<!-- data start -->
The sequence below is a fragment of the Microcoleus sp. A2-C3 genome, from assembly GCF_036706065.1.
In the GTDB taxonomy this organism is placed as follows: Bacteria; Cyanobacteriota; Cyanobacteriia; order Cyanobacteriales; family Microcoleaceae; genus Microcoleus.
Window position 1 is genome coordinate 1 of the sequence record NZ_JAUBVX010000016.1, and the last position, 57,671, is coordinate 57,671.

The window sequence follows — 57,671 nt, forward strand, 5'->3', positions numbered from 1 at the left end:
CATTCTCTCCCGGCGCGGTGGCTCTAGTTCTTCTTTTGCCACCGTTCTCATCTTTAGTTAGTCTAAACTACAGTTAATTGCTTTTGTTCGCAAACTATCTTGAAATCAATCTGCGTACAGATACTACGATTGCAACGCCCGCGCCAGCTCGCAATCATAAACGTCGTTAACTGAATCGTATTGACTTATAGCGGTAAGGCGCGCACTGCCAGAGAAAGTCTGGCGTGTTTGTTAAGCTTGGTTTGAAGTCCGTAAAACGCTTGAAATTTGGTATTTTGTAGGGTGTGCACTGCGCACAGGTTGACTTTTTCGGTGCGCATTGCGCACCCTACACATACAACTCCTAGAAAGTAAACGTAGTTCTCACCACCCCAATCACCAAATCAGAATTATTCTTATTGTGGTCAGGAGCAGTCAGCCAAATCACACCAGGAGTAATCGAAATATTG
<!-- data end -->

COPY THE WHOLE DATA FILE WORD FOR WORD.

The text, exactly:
The sequence below is a fragment of the Microcoleus sp. A2-C3 genome, from assembly GCF_036706065.1.
In the GTDB taxonomy this organism is placed as follows: Bacteria; Cyanobacteriota; Cyanobacteriia; order Cyanobacteriales; family Microcoleaceae; genus Microcoleus.
Window position 1 is genome coordinate 1 of the sequence record NZ_JAUBVX010000016.1, and the last position, 57,671, is coordinate 57,671.

The window sequence follows — 57,671 nt, forward strand, 5'->3', positions numbered from 1 at the left end:
CATTCTCTCCCGGCGCGGTGGCTCTAGTTCTTCTTTTGCCACCGTTCTCATCTTTAGTTAGTCTAAACTACAGTTAATTGCTTTTGTTCGCAAACTATCTTGAAATCAATCTGCGTACAGATACTACGATTGCAACGCCCGCGCCAGCTCGCAATCATAAACGTCGTTAACTGAATCGTATTGACTTATAGCGGTAAGGCGCGCACTGCCAGAGAAAGTCTGGCGTGTTTGTTAAGCTTGGTTTGAAGTCCGTAAAACGCTTGAAATTTGGTATTTTGTAGGGTGTGCACTGCGCACAGGTTGACTTTTTCGGTGCGCATTGCGCACCCTACACATACAACTCCTAGAAAGTAAACGTAGTTCTCACCACCCCAATCACCAAATCAGAATTATTCTTATTGTGGTCAGGAGCAGTCAGCCAAATCACACCAGGAGTAATCGAAATATTG